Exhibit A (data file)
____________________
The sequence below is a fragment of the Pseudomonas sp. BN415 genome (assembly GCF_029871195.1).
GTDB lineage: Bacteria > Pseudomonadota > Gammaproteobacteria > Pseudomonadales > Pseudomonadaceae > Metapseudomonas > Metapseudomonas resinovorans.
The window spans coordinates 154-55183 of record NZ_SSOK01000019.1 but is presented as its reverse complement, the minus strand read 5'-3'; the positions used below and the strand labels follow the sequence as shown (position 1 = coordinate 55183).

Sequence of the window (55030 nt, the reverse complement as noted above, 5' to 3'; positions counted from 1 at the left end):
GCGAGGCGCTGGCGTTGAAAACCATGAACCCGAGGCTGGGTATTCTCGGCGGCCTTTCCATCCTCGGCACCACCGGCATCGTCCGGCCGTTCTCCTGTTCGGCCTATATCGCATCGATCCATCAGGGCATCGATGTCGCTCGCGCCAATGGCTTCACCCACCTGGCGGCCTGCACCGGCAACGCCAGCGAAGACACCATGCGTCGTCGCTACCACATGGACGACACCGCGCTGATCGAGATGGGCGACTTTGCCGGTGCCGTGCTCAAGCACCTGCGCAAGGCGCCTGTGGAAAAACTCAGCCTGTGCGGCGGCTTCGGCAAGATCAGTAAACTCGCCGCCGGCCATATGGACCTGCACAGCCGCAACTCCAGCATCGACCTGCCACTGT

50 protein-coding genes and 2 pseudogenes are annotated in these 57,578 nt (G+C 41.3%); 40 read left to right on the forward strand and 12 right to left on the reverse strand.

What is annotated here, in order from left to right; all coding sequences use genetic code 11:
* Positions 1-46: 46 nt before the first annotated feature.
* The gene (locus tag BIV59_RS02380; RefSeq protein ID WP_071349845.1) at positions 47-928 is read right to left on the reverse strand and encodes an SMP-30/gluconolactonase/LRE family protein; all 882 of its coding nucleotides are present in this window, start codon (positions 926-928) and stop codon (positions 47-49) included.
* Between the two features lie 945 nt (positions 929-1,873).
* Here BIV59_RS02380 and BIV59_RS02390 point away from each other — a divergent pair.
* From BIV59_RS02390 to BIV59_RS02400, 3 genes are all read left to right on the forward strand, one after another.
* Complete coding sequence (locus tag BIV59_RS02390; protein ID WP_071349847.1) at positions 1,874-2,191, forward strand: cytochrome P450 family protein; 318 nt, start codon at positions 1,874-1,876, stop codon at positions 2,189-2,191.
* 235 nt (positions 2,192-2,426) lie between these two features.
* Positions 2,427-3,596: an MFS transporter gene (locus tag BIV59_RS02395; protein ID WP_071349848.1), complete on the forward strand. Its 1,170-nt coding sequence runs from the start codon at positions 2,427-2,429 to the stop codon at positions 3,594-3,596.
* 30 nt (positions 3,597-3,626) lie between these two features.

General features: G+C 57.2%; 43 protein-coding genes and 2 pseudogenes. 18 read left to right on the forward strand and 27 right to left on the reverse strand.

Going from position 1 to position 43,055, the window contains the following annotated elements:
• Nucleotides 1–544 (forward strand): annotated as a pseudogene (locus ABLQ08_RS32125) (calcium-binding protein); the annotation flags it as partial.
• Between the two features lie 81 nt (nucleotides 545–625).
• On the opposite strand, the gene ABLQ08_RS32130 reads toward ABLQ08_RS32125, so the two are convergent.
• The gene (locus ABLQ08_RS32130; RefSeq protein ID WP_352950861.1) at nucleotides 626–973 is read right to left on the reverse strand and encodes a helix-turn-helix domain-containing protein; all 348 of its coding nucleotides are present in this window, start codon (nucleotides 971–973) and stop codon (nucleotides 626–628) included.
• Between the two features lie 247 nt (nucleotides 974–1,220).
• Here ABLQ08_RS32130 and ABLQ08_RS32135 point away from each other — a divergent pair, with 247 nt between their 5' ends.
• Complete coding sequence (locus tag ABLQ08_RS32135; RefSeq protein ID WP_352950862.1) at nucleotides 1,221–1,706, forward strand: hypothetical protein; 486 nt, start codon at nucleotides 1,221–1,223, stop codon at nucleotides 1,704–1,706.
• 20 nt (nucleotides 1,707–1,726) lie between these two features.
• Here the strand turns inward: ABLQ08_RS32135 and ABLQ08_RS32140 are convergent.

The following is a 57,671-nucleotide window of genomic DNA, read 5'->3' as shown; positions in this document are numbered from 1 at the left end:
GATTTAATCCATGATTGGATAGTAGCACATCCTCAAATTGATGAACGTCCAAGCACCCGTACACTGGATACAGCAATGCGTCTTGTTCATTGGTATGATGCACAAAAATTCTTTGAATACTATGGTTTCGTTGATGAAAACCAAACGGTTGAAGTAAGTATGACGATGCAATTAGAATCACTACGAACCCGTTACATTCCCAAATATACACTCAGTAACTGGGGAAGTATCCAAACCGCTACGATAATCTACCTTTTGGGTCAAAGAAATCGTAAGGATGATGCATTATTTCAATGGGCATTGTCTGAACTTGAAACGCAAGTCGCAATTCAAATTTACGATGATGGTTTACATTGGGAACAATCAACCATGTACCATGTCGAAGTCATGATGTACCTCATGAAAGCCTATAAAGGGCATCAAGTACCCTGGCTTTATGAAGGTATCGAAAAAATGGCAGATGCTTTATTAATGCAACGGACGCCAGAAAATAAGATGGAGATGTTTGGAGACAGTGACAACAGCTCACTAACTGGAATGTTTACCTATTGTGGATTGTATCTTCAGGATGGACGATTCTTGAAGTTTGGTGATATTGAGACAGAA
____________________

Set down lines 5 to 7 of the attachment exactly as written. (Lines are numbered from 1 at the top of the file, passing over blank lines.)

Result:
GCGAGGCGCTGGCGTTGAAAACCATGAACCCGAGGCTGGGTATTCTCGGCGGCCTTTCCATCCTCGGCACCACCGGCATCGTCCGGCCGTTCTCCTGTTCGGCCTATATCGCATCGATCCATCAGGGCATCGATGTCGCTCGCGCCAATGGCTTCACCCACCTGGCGGCCTGCACCGGCAACGCCAGCGAAGACACCATGCGTCGTCGCTACCACATGGACGACACCGCGCTGATCGAGATGGGCGACTTTGCCGGTGCCGTGCTCAAGCACCTGCGCAAGGCGCCTGTGGAAAAACTCAGCCTGTGCGGCGGCTTCGGCAAGATCAGTAAACTCGCCGCCGGCCATATGGACCTGCACAGCCGCAACTCCAGCATCGACCTGCCACTGT

50 protein-coding genes and 2 pseudogenes are annotated in these 57,578 nt (G+C 41.3%); 40 read left to right on the forward strand and 12 right to left on the reverse strand.

What is annotated here, in order from left to right; all coding sequences use genetic code 11: